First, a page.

The Priests of the Greatest Generation

The 60th anniversary of D-Day turns our attention to what is popularly known as the “greatest generation” — the soldiers and civilians who survived the Depression and won the War. The spirit of service and sacrifice that generation exhibited is now celebrated as a high point of the American character.

The character of the greatest generation did not limit itself to feats of bravery on the battlefield.

When they returned home they did the long, hard work of establishing the peace and prosperity that marked mid-20th-century America. There were big projects to be sure — the interstate highway system at home, the challenge of the Cold War abroad — but for the most part the greatest generation came back, got married, raised children, went to college, bought homes and did the daily work of the postwar economic expansion. In war and peace, they lived the virtues of fidelity, sacrifice and duty that were thought to be lacking from the generation that followed them.

That's popular history.

It rings true, largely because most of us know a member of that greatest generation who seems to embody everything that is written about it.

The man I know is Charles Elmer, a Texan transplanted from Iron Mountain, Mich., who fought at Normandy as a young soldier. He is an old priest now. A member of the greatest generation to be sure, Msgr. Elmer also belongs to a generation of priests who could also be considered a “greatest generation” with a story of their own. They are, like the veterans of D-Day, dying out now, and their service should not go unremarked.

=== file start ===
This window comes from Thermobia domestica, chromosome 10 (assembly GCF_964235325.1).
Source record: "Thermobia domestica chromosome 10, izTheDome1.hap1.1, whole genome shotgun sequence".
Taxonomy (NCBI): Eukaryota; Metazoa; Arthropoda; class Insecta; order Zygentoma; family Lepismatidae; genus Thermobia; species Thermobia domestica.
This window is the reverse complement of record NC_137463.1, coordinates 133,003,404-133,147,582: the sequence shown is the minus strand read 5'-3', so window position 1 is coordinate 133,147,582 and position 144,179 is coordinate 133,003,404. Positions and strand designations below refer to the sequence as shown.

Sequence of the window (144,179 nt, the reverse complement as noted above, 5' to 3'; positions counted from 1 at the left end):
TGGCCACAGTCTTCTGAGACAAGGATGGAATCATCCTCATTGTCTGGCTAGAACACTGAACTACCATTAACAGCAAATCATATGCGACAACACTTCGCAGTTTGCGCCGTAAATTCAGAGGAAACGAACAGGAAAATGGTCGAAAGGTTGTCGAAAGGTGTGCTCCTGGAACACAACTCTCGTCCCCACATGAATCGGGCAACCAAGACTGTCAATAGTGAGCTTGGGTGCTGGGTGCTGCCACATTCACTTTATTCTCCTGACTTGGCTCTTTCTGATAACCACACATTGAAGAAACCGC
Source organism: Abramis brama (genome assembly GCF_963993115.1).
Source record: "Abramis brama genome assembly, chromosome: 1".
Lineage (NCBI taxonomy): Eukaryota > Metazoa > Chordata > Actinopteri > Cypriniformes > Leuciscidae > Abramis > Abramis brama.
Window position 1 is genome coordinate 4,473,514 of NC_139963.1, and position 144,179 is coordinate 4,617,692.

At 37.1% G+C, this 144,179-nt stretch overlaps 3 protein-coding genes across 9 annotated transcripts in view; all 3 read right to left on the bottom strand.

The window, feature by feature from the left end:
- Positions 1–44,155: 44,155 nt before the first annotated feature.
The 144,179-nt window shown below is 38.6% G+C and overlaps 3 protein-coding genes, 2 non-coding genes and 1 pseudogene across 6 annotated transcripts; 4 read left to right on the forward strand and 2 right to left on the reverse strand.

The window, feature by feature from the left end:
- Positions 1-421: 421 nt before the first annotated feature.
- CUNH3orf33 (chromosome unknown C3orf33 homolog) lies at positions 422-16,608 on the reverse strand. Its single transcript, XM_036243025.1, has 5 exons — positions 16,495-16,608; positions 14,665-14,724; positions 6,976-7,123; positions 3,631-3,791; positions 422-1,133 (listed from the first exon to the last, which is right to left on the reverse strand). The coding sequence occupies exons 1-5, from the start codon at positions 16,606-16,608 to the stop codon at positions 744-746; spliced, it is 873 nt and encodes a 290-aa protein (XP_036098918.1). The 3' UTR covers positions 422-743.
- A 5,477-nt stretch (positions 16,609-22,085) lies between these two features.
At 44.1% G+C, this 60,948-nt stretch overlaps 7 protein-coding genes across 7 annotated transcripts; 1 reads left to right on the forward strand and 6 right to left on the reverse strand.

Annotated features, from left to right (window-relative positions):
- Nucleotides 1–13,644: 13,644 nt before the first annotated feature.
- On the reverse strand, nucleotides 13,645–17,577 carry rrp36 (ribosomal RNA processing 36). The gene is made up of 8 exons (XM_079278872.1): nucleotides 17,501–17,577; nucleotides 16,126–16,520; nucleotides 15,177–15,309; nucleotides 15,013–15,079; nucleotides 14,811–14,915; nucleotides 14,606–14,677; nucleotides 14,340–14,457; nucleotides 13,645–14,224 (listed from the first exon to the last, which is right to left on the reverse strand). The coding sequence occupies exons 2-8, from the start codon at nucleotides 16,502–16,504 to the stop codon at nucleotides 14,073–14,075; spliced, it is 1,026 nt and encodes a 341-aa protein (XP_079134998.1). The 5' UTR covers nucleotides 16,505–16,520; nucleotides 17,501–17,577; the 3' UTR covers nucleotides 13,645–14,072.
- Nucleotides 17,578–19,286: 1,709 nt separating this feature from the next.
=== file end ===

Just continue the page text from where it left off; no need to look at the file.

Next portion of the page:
I got to know Msgr. Elmer in the seminary, already past his 75th year. He devoted almost half of his 50-plus years of priesthood to the Pontifical North American College in Rome. Now “retired” from there, he continues to work at the seminary in Houston.

We knew he had fought on D-Day, but he never told us much about it.

Like many World War II veterans, he did not speak easily about his wartime experiences. When we asked him what he thought of Steven Spielberg's Saving Private Ryan, he told us he had no desire to see it — it was enough to have lived through it.

On the few occasions when he did speak about World War II, it was to make a spiritual point — about how he wore his rosary around his neck, under his uniform, before landing at Normandy.

He returned from the horrors of war with his faith intact and entered the seminary. He was ordained a priest in December 1952. When he celebrated his 50th jubilee in 2002, American Catholics in Rome, led by three cardinals, paid him tribute at his anniversary Mass.

In those 50 years, Msgr. Elmer and the faithful priests of his generation lived through a tumultuous period in the history of the priesthood.

Like the other members of the greatest generation, they came home to begin their long daily work — celebrating Mass, hearing the long lines of Saturday confessions, running parishes, building schools (and then teaching in them) and developing the robust Catholic culture of the 1950s. That's how it started for Msgr. Elmer and his classmates; little did they know that the world was about to change.

Already 10 years ordained when the Second Vatican Council began, the greatest generation of priests likely shared the council's optimism about a great missionary expansion for the Church. By all measures the Church was strong at home, courageous in the face of persecution abroad, and the priest occupied the heights of prestige in popular culture, with fictional ones like Bing Crosby dominating the silver screen while real ones like Fulton Sheen dominated the new medium of television.